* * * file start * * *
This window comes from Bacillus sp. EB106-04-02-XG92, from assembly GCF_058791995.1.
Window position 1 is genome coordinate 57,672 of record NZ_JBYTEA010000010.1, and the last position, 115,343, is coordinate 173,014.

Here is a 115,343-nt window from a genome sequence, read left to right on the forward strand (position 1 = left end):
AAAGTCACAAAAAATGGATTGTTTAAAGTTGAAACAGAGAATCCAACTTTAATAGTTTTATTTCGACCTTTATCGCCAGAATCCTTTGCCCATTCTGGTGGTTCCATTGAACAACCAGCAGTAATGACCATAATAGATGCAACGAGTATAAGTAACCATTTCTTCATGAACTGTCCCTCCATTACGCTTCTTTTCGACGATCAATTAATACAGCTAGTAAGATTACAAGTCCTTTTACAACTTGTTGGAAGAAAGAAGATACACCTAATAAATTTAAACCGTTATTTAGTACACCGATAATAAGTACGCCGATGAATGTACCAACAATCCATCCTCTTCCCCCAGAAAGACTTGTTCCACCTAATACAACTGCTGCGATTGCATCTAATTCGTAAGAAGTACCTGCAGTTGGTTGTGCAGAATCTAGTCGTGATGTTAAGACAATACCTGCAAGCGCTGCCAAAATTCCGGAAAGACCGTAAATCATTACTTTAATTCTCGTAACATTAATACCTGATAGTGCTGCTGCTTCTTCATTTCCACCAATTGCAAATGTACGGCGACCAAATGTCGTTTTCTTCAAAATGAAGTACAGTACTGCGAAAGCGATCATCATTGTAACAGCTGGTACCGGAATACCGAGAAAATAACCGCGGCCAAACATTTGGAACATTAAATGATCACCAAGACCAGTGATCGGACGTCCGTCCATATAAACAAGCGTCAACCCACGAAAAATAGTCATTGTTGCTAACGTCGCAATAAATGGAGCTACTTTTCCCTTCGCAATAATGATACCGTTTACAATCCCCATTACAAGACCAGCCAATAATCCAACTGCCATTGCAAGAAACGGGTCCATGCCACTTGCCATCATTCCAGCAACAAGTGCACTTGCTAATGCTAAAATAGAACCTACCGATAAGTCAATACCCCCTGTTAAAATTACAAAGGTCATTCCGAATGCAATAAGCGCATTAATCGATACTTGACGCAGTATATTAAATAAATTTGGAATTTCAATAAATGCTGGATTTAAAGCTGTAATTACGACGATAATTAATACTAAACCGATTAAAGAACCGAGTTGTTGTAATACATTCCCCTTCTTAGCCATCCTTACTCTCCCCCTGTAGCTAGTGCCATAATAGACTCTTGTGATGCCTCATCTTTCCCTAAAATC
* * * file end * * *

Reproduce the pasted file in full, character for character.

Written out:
This window comes from Bacillus sp. EB106-04-02-XG92, from assembly GCF_058791995.1.
Window position 1 is genome coordinate 57,672 of record NZ_JBYTEA010000010.1, and the last position, 115,343, is coordinate 173,014.

Here is a 115,343-nt window from a genome sequence, read left to right on the forward strand (position 1 = left end):
AAAGTCACAAAAAATGGATTGTTTAAAGTTGAAACAGAGAATCCAACTTTAATAGTTTTATTTCGACCTTTATCGCCAGAATCCTTTGCCCATTCTGGTGGTTCCATTGAACAACCAGCAGTAATGACCATAATAGATGCAACGAGTATAAGTAACCATTTCTTCATGAACTGTCCCTCCATTACGCTTCTTTTCGACGATCAATTAATACAGCTAGTAAGATTACAAGTCCTTTTACAACTTGTTGGAAGAAAGAAGATACACCTAATAAATTTAAACCGTTATTTAGTACACCGATAATAAGTACGCCGATGAATGTACCAACAATCCATCCTCTTCCCCCAGAAAGACTTGTTCCACCTAATACAACTGCTGCGATTGCATCTAATTCGTAAGAAGTACCTGCAGTTGGTTGTGCAGAATCTAGTCGTGATGTTAAGACAATACCTGCAAGCGCTGCCAAAATTCCGGAAAGACCGTAAATCATTACTTTAATTCTCGTAACATTAATACCTGATAGTGCTGCTGCTTCTTCATTTCCACCAATTGCAAATGTACGGCGACCAAATGTCGTTTTCTTCAAAATGAAGTACAGTACTGCGAAAGCGATCATCATTGTAACAGCTGGTACCGGAATACCGAGAAAATAACCGCGGCCAAACATTTGGAACATTAAATGATCACCAAGACCAGTGATCGGACGTCCGTCCATATAAACAAGCGTCAACCCACGAAAAATAGTCATTGTTGCTAACGTCGCAATAAATGGAGCTACTTTTCCCTTCGCAATAATGATACCGTTTACAATCCCCATTACAAGACCAGCCAATAATCCAACTGCCATTGCAAGAAACGGGTCCATGCCACTTGCCATCATTCCAGCAACAAGTGCACTTGCTAATGCTAAAATAGAACCTACCGATAAGTCAATACCCCCTGTTAAAATTACAAAGGTCATTCCGAATGCAATAAGCGCATTAATCGATACTTGACGCAGTATATTAAATAAATTTGGAATTTCAATAAATGCTGGATTTAAAGCTGTAATTACGACGATAATTAATACTAAACCGATTAAAGAACCGAGTTGTTGTAATACATTCCCCTTCTTAGCCATCCTTACTCTCCCCCTGTAGCTAGTGCCATAATAGACTCTTGTGATGCCTCATCTTTCCCTAAAATC